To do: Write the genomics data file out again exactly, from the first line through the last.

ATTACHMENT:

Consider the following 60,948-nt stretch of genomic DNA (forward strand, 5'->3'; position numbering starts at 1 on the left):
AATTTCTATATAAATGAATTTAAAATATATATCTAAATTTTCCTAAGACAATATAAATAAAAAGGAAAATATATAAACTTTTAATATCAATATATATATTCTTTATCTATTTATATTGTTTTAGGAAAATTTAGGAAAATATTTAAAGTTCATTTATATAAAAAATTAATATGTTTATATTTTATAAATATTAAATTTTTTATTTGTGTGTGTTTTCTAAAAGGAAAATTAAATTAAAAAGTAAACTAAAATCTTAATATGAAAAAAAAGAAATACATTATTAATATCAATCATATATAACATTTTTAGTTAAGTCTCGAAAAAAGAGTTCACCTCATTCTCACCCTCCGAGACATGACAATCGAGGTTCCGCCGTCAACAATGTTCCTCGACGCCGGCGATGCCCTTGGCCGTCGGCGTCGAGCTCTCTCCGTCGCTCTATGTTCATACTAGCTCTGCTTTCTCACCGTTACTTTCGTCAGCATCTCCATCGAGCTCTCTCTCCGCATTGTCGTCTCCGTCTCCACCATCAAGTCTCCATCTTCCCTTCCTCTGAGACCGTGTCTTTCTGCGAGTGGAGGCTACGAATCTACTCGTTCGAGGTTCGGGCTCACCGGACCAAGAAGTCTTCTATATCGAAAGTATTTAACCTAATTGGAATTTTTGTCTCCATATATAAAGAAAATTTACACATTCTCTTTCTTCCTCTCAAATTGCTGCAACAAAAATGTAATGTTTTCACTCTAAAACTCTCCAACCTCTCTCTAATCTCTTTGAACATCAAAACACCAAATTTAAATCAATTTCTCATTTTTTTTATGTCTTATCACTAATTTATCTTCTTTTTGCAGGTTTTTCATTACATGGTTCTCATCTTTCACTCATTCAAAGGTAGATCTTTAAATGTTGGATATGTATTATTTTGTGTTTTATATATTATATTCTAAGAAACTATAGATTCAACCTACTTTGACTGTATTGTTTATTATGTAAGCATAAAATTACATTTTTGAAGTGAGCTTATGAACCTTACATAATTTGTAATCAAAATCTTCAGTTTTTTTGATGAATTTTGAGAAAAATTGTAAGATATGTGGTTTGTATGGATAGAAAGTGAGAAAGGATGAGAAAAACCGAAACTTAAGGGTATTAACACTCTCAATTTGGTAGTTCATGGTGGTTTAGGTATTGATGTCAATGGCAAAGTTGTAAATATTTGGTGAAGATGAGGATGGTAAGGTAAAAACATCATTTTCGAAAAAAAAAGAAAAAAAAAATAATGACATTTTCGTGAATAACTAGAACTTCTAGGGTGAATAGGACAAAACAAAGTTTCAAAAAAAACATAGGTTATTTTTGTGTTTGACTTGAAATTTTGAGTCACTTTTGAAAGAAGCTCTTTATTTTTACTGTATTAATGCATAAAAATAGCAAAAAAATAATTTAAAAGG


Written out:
Consider the following 60,948-nt stretch of genomic DNA (forward strand, 5'->3'; position numbering starts at 1 on the left):
AATTTCTATATAAATGAATTTAAAATATATATCTAAATTTTCCTAAGACAATATAAATAAAAAGGAAAATATATAAACTTTTAATATCAATATATATATTCTTTATCTATTTATATTGTTTTAGGAAAATTTAGGAAAATATTTAAAGTTCATTTATATAAAAAATTAATATGTTTATATTTTATAAATATTAAATTTTTTATTTGTGTGTGTTTTCTAAAAGGAAAATTAAATTAAAAAGTAAACTAAAATCTTAATATGAAAAAAAAGAAATACATTATTAATATCAATCATATATAACATTTTTAGTTAAGTCTCGAAAAAAGAGTTCACCTCATTCTCACCCTCCGAGACATGACAATCGAGGTTCCGCCGTCAACAATGTTCCTCGACGCCGGCGATGCCCTTGGCCGTCGGCGTCGAGCTCTCTCCGTCGCTCTATGTTCATACTAGCTCTGCTTTCTCACCGTTACTTTCGTCAGCATCTCCATCGAGCTCTCTCTCCGCATTGTCGTCTCCGTCTCCACCATCAAGTCTCCATCTTCCCTTCCTCTGAGACCGTGTCTTTCTGCGAGTGGAGGCTACGAATCTACTCGTTCGAGGTTCGGGCTCACCGGACCAAGAAGTCTTCTATATCGAAAGTATTTAACCTAATTGGAATTTTTGTCTCCATATATAAAGAAAATTTACACATTCTCTTTCTTCCTCTCAAATTGCTGCAACAAAAATGTAATGTTTTCACTCTAAAACTCTCCAACCTCTCTCTAATCTCTTTGAACATCAAAACACCAAATTTAAATCAATTTCTCATTTTTTTTATGTCTTATCACTAATTTATCTTCTTTTTGCAGGTTTTTCATTACATGGTTCTCATCTTTCACTCATTCAAAGGTAGATCTTTAAATGTTGGATATGTATTATTTTGTGTTTTATATATTATATTCTAAGAAACTATAGATTCAACCTACTTTGACTGTATTGTTTATTATGTAAGCATAAAATTACATTTTTGAAGTGAGCTTATGAACCTTACATAATTTGTAATCAAAATCTTCAGTTTTTTTGATGAATTTTGAGAAAAATTGTAAGATATGTGGTTTGTATGGATAGAAAGTGAGAAAGGATGAGAAAAACCGAAACTTAAGGGTATTAACACTCTCAATTTGGTAGTTCATGGTGGTTTAGGTATTGATGTCAATGGCAAAGTTGTAAATATTTGGTGAAGATGAGGATGGTAAGGTAAAAACATCATTTTCGAAAAAAAAAGAAAAAAAAAATAATGACATTTTCGTGAATAACTAGAACTTCTAGGGTGAATAGGACAAAACAAAGTTTCAAAAAAAACATAGGTTATTTTTGTGTTTGACTTGAAATTTTGAGTCACTTTTGAAAGAAGCTCTTTATTTTTACTGTATTAATGCATAAAAATAGCAAAAAAATAATTTAAAAGG